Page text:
With President Joseph Biden having now taken office comes news that the White House Office of Management and Budget has issued a freeze on all regulations issued by the Trump Administration that have not yet gone into effect, including the final rules announced last week impacting premarket tobacco applications (PMTA) and Substantial Equivalence (SE) applications.
The regulatory freeze was announced by Ronald A. Klain, assistant to the president and chief of staff, in a letter dated January 20, 2021. The letter, addressed to the heads of executive departments and agencies, stated the following:
“In order to ensure that the President’s appointees or designees have the opportunity to review any new or pending rules, at the direction of the President, I ask that you immediately take the following steps:
1. Subject to any exceptions the Director of the Office of Management and Budget (the “OMB Director”) allows for emergency situations or other urgent circumstances relating to health, safety, environmental, financial, or national security matters, or otherwise, propose or issue no rule in any manner–including by sending a rule to the Office of the Federal Register (the “OFR”) – until a department or agency head appointed or designated by the President after noon on January 20, 20, reviews and approves the rule. The department or agency head may delegate this power of review and approval to any other person so appointed or designated by the President, consistent with applicable law.
2. With respect to rules that have been sent to the OFR but not published in the Federal Register, immediately withdraw them from the OFR for review and approval as described in paragraph 1, subject to the exceptions described in paragraph 1. This withdrawal must be conducted consistent with OFR procedures.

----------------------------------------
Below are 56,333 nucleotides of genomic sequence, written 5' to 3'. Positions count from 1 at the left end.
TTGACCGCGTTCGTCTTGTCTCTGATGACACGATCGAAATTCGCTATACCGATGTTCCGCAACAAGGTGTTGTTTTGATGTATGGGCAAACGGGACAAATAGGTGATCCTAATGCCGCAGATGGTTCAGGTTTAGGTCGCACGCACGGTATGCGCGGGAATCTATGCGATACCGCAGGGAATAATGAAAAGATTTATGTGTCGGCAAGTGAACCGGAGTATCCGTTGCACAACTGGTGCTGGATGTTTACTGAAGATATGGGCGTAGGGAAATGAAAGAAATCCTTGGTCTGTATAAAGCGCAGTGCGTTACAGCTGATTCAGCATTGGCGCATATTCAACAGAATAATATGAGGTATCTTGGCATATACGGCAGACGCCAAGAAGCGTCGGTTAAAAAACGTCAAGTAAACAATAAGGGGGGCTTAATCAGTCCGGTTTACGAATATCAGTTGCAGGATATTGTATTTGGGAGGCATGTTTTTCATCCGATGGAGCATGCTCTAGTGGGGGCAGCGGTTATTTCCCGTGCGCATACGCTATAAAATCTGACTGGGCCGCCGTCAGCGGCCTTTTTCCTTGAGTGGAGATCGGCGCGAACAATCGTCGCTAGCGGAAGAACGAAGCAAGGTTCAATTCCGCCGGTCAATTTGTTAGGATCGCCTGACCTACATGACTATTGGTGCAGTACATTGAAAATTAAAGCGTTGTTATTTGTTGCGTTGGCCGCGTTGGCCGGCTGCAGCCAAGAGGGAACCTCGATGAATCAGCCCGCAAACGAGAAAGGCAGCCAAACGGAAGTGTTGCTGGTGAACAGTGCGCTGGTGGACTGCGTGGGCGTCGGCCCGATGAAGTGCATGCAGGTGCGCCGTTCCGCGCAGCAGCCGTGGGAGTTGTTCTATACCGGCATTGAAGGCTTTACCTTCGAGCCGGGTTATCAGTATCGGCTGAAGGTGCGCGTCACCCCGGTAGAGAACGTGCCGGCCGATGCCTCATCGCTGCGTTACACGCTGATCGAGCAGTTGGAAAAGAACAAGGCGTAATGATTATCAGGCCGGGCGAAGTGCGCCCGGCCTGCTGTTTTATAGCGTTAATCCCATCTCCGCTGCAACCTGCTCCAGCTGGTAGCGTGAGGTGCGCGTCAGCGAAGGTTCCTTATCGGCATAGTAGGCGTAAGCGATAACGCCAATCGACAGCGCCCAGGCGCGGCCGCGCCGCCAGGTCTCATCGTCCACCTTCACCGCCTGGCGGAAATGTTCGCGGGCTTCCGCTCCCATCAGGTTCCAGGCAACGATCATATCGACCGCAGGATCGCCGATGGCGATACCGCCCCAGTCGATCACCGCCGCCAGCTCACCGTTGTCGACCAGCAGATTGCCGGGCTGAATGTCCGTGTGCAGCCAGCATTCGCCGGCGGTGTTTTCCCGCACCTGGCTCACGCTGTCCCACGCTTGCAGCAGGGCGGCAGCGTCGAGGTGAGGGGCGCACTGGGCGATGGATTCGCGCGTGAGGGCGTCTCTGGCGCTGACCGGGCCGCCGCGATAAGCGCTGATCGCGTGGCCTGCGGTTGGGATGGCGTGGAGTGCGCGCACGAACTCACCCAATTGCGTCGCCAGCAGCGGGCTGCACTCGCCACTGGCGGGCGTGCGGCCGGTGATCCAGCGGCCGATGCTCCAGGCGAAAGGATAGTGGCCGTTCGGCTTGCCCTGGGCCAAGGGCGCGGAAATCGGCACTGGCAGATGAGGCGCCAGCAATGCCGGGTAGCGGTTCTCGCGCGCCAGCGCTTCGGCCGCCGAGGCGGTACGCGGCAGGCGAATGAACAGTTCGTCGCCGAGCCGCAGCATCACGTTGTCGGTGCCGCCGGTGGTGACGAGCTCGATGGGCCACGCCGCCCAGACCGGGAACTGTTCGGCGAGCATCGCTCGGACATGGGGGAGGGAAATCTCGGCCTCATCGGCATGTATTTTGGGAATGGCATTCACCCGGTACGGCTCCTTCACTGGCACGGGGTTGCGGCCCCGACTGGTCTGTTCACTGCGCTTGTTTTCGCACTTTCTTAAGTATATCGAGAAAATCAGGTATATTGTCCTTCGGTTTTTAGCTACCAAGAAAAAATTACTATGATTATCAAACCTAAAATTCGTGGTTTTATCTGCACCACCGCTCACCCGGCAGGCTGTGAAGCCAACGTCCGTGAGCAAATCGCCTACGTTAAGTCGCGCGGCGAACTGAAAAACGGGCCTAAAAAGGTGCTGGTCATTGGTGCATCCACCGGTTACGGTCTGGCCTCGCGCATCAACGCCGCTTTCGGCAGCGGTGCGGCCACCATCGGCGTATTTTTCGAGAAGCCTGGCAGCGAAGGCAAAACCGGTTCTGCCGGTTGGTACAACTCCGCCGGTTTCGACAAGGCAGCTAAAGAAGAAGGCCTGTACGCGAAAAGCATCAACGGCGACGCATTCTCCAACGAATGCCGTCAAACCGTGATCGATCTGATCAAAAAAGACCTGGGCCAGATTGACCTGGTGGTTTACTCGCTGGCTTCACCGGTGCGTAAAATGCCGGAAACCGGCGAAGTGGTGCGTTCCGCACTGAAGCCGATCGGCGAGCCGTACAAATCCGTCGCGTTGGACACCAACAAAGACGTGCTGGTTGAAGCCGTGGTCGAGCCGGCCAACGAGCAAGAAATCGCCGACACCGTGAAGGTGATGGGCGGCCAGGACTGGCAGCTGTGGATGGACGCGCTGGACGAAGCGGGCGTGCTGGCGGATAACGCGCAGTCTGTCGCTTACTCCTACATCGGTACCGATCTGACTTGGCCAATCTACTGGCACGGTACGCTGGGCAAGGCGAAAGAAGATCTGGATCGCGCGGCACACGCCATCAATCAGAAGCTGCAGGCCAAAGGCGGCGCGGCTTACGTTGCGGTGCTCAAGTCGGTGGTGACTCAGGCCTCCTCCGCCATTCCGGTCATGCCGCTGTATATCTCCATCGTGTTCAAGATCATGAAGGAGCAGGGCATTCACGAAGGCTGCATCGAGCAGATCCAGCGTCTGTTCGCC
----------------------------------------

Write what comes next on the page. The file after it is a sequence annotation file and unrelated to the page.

3. With respect to rules that have been published in Federal Register, or rules that have been issued in any manner, but have not taken effect, consider postponing the rules’ effective dates for 60 days from the date of this memorandum, consistent with applicable law and subject to the exceptions described in paragraph 1, for the purpose of reviewing any questions of fact, law, and policy the rules may raise. For rules postponed int his manner, during the 60-day period, where appropriate and consistent with applicable law, consider opening a 30-day comment period to allow interested parties to provide comments about issues of fact, law, and policy raised by those rules, and consider pending petitions for reconsideration involving such rules. As appropriate and consistent with applicable law, and where necessary to continue to review these questions of fact, law and policy, consider further delaying, or publishing for notice and comment proposed rules further delaying, such rules beyond the 60-day period. Following the 60-day delay in effective date:
a. For those rules that raise no substantial questions for fact, law, or policy, no further action needs to be taken;
b. For those rules that raise substantial questions of fact, law, or policy, agencies should notify the OMB Director and take further appropriate action in consultation with the OMB Director.
4. Exclude from the actions requested in paragraphs 1 through 3 any rules subject to statutory or judicial deadlines and identify such exclusions to the OMB Director as soon as possible.
5. Notify the OMB Director promptly of any rules that, in your view, should be excluded from the directives in paragraphs 1 through 3 because those rules affect critical health, safety, environmental, financial, or national security matters, or for some other reason. The OMB Director will review any such notifications and determine whether such exclusion is appropriate under the circumstances.
The above means that the recently finalized rules announced for premarket tobacco applications (PMTAs) and Substantial Equivalence (SE) will be subject to further review rather than being finalized as previously announced [read more here]. Premium cigars will not be impacted by this decision due to the court decision that temporarily excluded them from PMTAs [read more here]. The regulatory freeze also delays the codified definition of premium cigars from officially being entered into the federal record. That definition, taken from the Cigar Association of America court case’s definition of premium cigars, is: